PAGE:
Edward Waldegrave

From Wikipedia, the free encyclopedia
Jump to: navigation, search

Sir Edward Waldegrave (c. 1516 – 1 September 1561) was an English courtier and Catholic recusant.


Edward Waldegrave was the eldest son of John Waldegrave (d.1543) by Lora Rochester, daughter of Sir John Rochester of Essex, and sister of Sir Robert Rochester. He was the grandson of Sir Edward Waldegrave of Bures, Suffolk,[1] and a descendant of Sir Richard Waldegrave, Speaker of the House of Commons.[2]


In 1547 Waldegrave joined the household of Princess Mary, and was granted the manor and rectory of West Haddon, Northamptonshire. He also bought the manor of Borley in Essex, and made that his home.

In 1551 he was imprisoned in the Tower of London by King Edward VI (with Rochester and Francis Englefield), for refusing to carry out the Privy Council's ban on Mary having mass said in her house of Copt Hall, near Epping, Essex. He was released a year later and on Mary's accession in 1553 he was knighted, admitted to the Privy Council, granted the manors of Navestock, Essex, and Chewton, Somerset, and appointed Master of the Great Wardrobe.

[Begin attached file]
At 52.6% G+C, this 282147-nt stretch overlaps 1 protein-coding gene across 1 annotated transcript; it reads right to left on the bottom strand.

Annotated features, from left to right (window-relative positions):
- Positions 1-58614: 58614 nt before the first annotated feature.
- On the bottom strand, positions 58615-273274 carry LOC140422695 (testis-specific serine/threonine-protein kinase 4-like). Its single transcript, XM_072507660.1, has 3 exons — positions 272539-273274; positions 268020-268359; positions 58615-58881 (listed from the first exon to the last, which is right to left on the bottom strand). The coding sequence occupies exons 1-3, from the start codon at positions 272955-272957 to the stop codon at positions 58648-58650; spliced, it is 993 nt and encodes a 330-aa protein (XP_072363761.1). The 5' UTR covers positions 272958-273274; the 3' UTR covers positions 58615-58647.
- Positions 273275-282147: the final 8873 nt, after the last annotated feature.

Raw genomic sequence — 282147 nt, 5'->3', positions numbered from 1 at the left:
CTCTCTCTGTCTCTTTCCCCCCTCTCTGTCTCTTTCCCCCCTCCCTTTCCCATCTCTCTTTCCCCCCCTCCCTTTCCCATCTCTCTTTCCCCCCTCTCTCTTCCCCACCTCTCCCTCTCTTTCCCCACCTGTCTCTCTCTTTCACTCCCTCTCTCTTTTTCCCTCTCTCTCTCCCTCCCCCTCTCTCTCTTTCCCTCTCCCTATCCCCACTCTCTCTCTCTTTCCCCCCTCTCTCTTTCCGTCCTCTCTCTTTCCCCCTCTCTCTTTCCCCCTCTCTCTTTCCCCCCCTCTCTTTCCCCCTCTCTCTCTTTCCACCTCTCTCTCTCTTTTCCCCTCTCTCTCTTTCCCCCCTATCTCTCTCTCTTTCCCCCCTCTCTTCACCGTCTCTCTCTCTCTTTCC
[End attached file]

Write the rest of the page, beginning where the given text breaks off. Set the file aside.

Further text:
Waldegrave was then elected to the Parliament of England for Wiltshire in October 1553, twice for Somerset in 1554 and lastly for Essex in 1558.[3] He succeeded Rochester as Chancellor of the Duchy of Lancaster in 1554 and was granted the manor of Cobham, Kent. However, after Mary's death a year later, he was dismissed from all his posts and committed to the Tower again, by Queen Elizabeth, for allowing mass to be celebrated in his house.

Waldegrave died in the Tower in 1561. His grandson was Sir Edward Waldegrave, 1st Baronet.

Marriage and issue[edit]

Waldegrave married Frances Neville, a daughter of the executed Sir Edward Neville, by whom he had five children.



Political offices
Preceded by
Sir Robert Rochester
Chancellor of the Duchy of Lancaster
Succeeded by
Sir Ambrose Cave